Bookmark   June 28, 2010 at 3:30PM
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klo1(z7 OK)

When you only have a very small garden every plant is important so losing one isn't good! I only have room for about 4 tomatoes, one short row of okra and a couple of squash plants. Also have four large tree size pots I plant in and it really extends my space.

I went out and looked at my zucchini again and the stalks are firm and upright so no borers. The only visible sign of trouble are the crispy wilted leaves.

    Bookmark   June 28, 2010 at 4:46PM
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So, contrary to what I said earlier, I do believe I have the svb's!! darn it!! Will they make the base of the plant rot? And, if I started more seeds for a fall harvest, how do I get rid of these dirty suckers?!

    Bookmark   June 28, 2010 at 6:03PM
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OK ----uncle, I cry ---to borrow from another thread.

The SVB's haven't found me, but the Squash bugs have. I pulled my first plant tonight. Since it was in the middle of the row, I feel sure that at least 2 more will be pulled soon. One brave cuss even took a ride in on the produce!!! He's dead now ...as in door-nail. I'll try tomorrow after work to inspect the leaves of the others to try to minimize the damage but I'm sure they will take their toll. I say this as I have 18 zuchs, 23 yellow straight neck and 5 large cukes waiting for their destiny.

I've called in the assistance of my dear daughters. We'll blanch, shread, freeze and then distribute to deserving friends and family. Sheesh....remind me of this next spring??? The rain came at EXACTLY the WRONG time. I feel like Dawn with her plums!

    Bookmark   June 28, 2010 at 10:41PM
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Okiedawn OK Zone 7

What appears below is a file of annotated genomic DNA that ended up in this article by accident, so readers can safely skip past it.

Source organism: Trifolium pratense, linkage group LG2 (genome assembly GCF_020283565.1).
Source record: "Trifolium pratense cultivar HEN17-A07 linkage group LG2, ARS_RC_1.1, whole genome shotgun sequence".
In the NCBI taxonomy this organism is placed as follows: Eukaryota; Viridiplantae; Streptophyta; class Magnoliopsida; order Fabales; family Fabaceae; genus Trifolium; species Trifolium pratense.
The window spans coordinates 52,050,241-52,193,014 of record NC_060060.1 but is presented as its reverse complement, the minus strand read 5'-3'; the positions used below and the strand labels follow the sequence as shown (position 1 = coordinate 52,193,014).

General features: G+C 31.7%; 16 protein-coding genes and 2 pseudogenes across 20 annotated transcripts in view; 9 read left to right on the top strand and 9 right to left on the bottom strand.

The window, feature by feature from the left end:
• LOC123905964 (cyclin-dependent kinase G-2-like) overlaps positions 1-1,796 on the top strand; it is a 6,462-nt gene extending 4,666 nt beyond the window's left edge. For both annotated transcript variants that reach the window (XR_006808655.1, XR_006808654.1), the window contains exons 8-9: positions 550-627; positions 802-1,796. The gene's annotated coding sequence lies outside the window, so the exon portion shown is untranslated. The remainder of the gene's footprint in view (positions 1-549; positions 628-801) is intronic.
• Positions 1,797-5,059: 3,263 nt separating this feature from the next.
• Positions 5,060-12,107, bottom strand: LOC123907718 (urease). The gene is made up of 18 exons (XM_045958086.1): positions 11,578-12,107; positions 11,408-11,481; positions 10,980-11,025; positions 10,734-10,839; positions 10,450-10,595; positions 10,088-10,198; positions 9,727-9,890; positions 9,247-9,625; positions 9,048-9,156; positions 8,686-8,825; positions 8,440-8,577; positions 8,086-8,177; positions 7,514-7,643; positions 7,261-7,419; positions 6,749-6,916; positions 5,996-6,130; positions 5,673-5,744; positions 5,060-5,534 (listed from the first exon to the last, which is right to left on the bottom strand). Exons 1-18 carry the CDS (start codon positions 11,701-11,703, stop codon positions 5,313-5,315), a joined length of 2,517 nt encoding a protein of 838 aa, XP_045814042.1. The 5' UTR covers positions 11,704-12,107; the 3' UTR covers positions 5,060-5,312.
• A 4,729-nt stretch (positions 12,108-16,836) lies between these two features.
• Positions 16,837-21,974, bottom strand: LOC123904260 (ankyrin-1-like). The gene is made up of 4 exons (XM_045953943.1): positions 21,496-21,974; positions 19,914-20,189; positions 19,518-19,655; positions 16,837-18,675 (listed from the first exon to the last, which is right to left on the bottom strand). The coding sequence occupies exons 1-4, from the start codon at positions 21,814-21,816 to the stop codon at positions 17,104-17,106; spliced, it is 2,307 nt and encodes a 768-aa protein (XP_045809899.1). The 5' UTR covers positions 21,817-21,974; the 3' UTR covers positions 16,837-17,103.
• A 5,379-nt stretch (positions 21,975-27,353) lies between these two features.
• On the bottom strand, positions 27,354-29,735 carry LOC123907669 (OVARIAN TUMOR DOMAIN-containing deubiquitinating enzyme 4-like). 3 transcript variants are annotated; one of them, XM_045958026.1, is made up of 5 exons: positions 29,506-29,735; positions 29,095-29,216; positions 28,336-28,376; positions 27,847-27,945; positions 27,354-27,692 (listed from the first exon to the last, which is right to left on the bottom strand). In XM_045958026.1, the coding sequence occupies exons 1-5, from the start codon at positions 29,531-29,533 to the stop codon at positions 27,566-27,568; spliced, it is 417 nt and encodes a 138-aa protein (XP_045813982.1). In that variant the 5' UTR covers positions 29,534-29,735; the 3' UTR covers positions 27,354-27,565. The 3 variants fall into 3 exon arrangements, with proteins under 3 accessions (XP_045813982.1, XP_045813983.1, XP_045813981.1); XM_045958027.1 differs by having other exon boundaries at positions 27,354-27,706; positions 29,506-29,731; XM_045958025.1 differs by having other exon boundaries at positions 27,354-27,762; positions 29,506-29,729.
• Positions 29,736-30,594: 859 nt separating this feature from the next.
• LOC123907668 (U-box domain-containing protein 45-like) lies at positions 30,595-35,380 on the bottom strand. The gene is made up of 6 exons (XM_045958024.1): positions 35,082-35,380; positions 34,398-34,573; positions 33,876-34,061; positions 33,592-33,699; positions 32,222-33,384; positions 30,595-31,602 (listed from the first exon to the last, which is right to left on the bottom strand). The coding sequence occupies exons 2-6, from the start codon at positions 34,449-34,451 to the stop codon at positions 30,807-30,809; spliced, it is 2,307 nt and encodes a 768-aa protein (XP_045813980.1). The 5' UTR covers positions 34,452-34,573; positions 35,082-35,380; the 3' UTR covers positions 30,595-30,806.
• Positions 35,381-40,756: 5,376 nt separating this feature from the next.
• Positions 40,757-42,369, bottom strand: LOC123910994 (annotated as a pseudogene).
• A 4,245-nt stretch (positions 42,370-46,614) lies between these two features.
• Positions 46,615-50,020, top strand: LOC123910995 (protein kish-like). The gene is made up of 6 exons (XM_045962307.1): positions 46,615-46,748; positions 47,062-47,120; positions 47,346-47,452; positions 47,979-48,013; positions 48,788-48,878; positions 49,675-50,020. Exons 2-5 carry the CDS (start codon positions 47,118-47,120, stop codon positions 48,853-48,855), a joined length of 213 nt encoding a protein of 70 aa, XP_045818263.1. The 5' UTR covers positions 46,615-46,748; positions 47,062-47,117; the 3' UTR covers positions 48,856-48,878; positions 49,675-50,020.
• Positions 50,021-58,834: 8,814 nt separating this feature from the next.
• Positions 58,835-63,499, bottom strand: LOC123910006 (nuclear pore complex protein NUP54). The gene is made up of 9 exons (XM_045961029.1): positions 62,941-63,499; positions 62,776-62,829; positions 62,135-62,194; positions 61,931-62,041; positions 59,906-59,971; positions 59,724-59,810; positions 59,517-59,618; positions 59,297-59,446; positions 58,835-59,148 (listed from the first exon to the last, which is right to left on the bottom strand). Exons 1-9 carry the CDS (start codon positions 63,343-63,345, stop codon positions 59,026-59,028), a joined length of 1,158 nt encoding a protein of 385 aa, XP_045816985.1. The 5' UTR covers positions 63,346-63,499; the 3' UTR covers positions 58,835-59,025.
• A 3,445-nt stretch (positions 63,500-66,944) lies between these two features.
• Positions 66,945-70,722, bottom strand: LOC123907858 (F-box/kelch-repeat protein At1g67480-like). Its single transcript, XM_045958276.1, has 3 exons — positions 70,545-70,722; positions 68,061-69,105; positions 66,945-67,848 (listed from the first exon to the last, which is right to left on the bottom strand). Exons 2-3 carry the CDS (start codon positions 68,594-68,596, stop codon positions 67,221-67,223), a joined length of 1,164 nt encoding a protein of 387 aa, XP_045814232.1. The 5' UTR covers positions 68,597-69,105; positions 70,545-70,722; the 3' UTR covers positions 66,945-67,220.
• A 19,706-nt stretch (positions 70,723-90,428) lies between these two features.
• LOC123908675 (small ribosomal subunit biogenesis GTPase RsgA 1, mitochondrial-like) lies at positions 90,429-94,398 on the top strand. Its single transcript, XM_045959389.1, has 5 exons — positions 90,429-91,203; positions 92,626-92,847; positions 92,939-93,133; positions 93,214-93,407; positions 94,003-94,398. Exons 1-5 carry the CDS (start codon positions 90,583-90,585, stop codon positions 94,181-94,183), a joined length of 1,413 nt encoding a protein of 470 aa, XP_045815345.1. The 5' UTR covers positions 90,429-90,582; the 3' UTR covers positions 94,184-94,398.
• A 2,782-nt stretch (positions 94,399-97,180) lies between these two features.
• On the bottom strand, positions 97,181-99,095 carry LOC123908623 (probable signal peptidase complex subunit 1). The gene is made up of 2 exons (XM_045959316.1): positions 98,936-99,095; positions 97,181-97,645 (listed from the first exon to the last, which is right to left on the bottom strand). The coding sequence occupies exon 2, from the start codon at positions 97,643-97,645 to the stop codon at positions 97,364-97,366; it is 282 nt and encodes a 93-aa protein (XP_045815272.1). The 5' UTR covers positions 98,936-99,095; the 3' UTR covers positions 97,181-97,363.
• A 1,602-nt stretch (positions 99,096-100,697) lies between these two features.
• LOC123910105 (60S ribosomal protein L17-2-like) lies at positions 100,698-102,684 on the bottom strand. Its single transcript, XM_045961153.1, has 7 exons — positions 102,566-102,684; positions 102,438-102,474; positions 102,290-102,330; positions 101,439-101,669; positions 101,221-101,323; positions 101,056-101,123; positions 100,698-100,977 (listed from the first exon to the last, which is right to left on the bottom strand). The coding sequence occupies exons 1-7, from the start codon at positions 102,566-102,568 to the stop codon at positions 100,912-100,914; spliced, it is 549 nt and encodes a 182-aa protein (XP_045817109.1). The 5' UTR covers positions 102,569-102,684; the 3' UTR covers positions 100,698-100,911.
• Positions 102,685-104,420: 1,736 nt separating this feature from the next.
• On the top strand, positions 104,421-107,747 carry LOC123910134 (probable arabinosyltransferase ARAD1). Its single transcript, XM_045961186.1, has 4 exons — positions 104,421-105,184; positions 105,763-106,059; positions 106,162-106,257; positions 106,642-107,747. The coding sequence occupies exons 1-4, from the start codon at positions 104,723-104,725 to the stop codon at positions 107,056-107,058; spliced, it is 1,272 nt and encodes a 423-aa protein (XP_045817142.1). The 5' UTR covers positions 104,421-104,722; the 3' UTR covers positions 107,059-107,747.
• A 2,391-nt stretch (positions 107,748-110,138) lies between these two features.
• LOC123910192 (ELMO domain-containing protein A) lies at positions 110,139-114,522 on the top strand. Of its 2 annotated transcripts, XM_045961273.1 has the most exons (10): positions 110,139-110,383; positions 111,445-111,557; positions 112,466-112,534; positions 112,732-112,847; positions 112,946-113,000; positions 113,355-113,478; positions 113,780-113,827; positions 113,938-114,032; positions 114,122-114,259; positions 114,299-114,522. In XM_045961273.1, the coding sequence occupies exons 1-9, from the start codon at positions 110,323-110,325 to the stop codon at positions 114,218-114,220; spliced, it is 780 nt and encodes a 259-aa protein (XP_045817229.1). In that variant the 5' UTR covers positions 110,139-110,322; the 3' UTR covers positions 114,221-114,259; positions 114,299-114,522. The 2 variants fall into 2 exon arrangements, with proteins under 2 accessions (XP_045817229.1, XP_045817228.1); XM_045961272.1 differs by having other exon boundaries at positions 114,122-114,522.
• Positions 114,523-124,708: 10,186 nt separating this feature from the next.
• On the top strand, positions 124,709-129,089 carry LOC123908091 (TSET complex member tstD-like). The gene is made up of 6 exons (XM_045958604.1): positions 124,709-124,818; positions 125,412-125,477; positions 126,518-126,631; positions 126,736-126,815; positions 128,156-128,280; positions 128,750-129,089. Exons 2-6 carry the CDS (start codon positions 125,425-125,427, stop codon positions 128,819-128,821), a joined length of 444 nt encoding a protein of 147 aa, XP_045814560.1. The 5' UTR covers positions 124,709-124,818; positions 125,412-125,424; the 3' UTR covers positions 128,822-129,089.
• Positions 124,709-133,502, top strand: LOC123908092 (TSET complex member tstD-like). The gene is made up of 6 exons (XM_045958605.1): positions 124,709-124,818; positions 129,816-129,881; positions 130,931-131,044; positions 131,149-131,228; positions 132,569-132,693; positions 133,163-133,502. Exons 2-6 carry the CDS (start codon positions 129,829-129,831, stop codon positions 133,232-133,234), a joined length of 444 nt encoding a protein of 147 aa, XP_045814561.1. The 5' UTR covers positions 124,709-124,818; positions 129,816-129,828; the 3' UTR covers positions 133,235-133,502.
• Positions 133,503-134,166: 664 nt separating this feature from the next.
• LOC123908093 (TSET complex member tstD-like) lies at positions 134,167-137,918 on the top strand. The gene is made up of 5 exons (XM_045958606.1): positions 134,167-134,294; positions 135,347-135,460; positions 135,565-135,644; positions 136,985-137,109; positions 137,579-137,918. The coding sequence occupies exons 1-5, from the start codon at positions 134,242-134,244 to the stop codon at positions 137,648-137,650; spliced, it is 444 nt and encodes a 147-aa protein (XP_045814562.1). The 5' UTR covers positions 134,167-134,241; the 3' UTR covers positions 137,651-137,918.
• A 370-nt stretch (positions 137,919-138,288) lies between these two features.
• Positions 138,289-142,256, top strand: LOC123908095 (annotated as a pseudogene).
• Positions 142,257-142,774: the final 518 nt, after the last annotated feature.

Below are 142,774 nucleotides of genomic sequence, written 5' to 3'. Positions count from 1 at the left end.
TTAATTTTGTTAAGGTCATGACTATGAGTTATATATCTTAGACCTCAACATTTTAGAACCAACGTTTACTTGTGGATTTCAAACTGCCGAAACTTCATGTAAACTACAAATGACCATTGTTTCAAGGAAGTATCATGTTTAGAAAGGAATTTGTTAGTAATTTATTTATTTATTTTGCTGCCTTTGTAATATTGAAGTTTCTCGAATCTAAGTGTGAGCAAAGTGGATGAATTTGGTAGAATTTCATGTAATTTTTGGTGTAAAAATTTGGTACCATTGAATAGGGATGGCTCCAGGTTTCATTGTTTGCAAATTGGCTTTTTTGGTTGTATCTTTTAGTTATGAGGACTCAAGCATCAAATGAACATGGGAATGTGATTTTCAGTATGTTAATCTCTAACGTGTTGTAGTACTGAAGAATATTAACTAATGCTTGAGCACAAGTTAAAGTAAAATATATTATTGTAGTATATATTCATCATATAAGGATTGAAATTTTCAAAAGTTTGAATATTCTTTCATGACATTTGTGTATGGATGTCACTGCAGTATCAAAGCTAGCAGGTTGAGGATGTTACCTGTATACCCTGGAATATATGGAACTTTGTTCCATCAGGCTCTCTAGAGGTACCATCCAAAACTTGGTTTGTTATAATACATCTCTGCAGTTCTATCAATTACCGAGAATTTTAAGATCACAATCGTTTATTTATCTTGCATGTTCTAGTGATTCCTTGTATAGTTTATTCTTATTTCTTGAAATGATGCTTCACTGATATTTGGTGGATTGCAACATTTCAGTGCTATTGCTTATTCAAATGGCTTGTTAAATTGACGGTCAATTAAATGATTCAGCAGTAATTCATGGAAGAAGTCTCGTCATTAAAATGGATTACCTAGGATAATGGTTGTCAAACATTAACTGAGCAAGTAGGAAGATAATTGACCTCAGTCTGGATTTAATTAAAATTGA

Yikes! That's a lot of squash. You know you can make zucchini-chocolate cookies and cake don't you? Of course, 18 zukes would make a lot of cookies, cake, cupcakes, zuke bread, zuke muffins, etc. A whole lot!

I am on the downhill slide of plum madness now. We have harvested every last plum and I've been making jelly and other stuff like an insane plum maniac. The good news? I have less than 100 pounds of plums left, in various stages of ripeness, waiting to meet their fate. The bad news? I need to go outside and pick zucchini today. I have 10 plants so it will be quite a haul. I am so exhausted from plum madness I may 'cheat' and feed most of this week's zuke harvest to the compost pile.

I'll do a plum/canning update later today, and maybe remember to report back on the zuke harvest, but I am now in the vicinity of 200 jars canned in the last 10 or 12 days, but that isn't just plums--it includes peaches, blueberries, blackberries, apples and strawberries. After today, it likely will include some sort of salsa and candied jalapenos. I'm relieved you can't can squash, except as pickles, and I have plenty of pickles so I'm not going to can squash. Oh, and I think I'll can some blueberry honey or blueberry syrup today, or maybe both.

Why can't our gardens produce a nice, steady flow of produce? I hate the cycle of overabundance/underabundance.

Mspriggs, Often when you have that rot near the base it is precisely because the SVBs are tunneling through the stem. That's how they kill the plant. To get rid of them, use a razor blade or box cutter blade or sharp paring knife to gently make an incision in one side of the stalk...don't cut it all the way through...just one side as if you were slitting open a soda straw to remove a BB or something stuck inside of it. You should see the SVB or SVBs inside. Remove them. If this sounds too icky and you don't want to touch the darn thing, wear gloves or take a bamboo skewer out and use gloved hands to remove it, or stick the skewer (or a piece of wire) into it and pull it out. Squish it between your food and the ground, or destroy it in some other way. Push the stem back together, place it on the ground. Pile up dirt around/over it. Pat the dirt down firmly because it is serving as your 'bandaid'. Water well, but not so heavily the dirt washes away. Keep moist. If the plant is going to survive, you'll see new foliage in less than a week.

This year I put nylon stockings around my squash vine's stems when I planted them....some of the stocking went below ground, some above, and I haven't lost a single plant to an SVB yet. I don't know it the lack of plant mortality is related to the stocking excluding the borers or if it is just the luck of the draw. The squash bugs, though, got both plants from Maddie's Peter Rabbit Garden.